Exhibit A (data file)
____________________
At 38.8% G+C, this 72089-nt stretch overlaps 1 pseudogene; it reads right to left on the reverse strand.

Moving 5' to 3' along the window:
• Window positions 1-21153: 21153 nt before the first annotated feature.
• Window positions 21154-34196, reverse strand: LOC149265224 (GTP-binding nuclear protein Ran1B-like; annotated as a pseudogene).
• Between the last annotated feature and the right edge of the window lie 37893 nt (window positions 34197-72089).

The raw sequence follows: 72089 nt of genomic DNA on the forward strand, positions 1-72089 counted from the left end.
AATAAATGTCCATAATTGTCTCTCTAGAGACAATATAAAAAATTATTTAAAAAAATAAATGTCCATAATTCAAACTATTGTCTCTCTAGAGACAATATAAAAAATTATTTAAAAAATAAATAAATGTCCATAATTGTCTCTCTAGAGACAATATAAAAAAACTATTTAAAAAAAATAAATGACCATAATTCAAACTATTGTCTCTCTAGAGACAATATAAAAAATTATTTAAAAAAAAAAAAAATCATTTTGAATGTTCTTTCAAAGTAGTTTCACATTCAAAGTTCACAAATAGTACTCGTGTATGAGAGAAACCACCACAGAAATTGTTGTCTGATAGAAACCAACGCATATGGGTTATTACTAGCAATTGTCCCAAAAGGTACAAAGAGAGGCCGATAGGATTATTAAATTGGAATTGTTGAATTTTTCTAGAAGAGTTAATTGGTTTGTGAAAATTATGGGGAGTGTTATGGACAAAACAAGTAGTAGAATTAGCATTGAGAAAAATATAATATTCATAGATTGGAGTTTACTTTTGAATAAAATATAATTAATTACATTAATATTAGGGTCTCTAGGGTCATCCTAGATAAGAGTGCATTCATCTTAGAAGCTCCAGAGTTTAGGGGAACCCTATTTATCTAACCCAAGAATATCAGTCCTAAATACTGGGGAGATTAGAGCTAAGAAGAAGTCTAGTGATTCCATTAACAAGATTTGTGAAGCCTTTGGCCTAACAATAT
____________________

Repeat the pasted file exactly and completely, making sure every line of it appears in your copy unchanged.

At 38.8% G+C, this 72089-nt stretch overlaps 1 pseudogene; it reads right to left on the reverse strand.

Moving 5' to 3' along the window:
• Window positions 1-21153: 21153 nt before the first annotated feature.
• Window positions 21154-34196, reverse strand: LOC149265224 (GTP-binding nuclear protein Ran1B-like; annotated as a pseudogene).
• Between the last annotated feature and the right edge of the window lie 37893 nt (window positions 34197-72089).

The raw sequence follows: 72089 nt of genomic DNA on the forward strand, positions 1-72089 counted from the left end.
AATAAATGTCCATAATTGTCTCTCTAGAGACAATATAAAAAATTATTTAAAAAAATAAATGTCCATAATTCAAACTATTGTCTCTCTAGAGACAATATAAAAAATTATTTAAAAAATAAATAAATGTCCATAATTGTCTCTCTAGAGACAATATAAAAAAACTATTTAAAAAAAATAAATGACCATAATTCAAACTATTGTCTCTCTAGAGACAATATAAAAAATTATTTAAAAAAAAAAAAAATCATTTTGAATGTTCTTTCAAAGTAGTTTCACATTCAAAGTTCACAAATAGTACTCGTGTATGAGAGAAACCACCACAGAAATTGTTGTCTGATAGAAACCAACGCATATGGGTTATTACTAGCAATTGTCCCAAAAGGTACAAAGAGAGGCCGATAGGATTATTAAATTGGAATTGTTGAATTTTTCTAGAAGAGTTAATTGGTTTGTGAAAATTATGGGGAGTGTTATGGACAAAACAAGTAGTAGAATTAGCATTGAGAAAAATATAATATTCATAGATTGGAGTTTACTTTTGAATAAAATATAATTAATTACATTAATATTAGGGTCTCTAGGGTCATCCTAGATAAGAGTGCATTCATCTTAGAAGCTCCAGAGTTTAGGGGAACCCTATTTATCTAACCCAAGAATATCAGTCCTAAATACTGGGGAGATTAGAGCTAAGAAGAAGTCTAGTGATTCCATTAACAAGATTTGTGAAGCCTTTGGCCTAACAATAT